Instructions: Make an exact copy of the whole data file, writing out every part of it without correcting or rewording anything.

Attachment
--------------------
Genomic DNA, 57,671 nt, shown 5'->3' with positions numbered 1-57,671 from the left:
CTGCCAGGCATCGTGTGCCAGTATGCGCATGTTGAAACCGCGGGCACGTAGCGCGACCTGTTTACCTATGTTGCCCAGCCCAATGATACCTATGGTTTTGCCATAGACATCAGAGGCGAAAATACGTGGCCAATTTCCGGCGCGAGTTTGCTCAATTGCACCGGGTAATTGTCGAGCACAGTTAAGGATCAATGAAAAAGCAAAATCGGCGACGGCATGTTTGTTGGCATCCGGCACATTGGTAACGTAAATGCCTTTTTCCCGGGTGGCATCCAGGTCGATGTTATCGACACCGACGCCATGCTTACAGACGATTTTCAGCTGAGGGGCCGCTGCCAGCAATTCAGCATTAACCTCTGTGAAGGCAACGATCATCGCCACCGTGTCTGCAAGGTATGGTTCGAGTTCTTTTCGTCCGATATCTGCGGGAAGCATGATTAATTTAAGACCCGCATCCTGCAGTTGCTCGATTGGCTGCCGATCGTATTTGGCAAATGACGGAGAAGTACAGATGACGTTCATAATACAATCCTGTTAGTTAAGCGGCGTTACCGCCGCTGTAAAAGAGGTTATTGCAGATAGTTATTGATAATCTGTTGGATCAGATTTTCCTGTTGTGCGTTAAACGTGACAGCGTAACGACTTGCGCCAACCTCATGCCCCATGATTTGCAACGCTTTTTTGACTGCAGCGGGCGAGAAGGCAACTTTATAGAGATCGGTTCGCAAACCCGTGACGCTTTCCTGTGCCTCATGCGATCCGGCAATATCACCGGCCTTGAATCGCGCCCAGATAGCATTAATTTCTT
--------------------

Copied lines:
Genomic DNA, 57,671 nt, shown 5'->3' with positions numbered 1-57,671 from the left:
CTGCCAGGCATCGTGTGCCAGTATGCGCATGTTGAAACCGCGGGCACGTAGCGCGACCTGTTTACCTATGTTGCCCAGCCCAATGATACCTATGGTTTTGCCATAGACATCAGAGGCGAAAATACGTGGCCAATTTCCGGCGCGAGTTTGCTCAATTGCACCGGGTAATTGTCGAGCACAGTTAAGGATCAATGAAAAAGCAAAATCGGCGACGGCATGTTTGTTGGCATCCGGCACATTGGTAACGTAAATGCCTTTTTCCCGGGTGGCATCCAGGTCGATGTTATCGACACCGACGCCATGCTTACAGACGATTTTCAGCTGAGGGGCCGCTGCCAGCAATTCAGCATTAACCTCTGTGAAGGCAACGATCATCGCCACCGTGTCTGCAAGGTATGGTTCGAGTTCTTTTCGTCCGATATCTGCGGGAAGCATGATTAATTTAAGACCCGCATCCTGCAGTTGCTCGATTGGCTGCCGATCGTATTTGGCAAATGACGGAGAAGTACAGATGACGTTCATAATACAATCCTGTTAGTTAAGCGGCGTTACCGCCGCTGTAAAAGAGGTTATTGCAGATAGTTATTGATAATCTGTTGGATCAGATTTTCCTGTTGTGCGTTAAACGTGACAGCGTAACGACTTGCGCCAACCTCATGCCCCATGATTTGCAACGCTTTTTTGACTGCAGCGGGCGAGAAGGCAACTTTATAGAGATCGGTTCGCAAACCCGTGACGCTTTCCTGTGCCTCATGCGATCCGGCAATATCACCGGCCTTGAATCGCGCCCAGATAGCATTAATTTCTT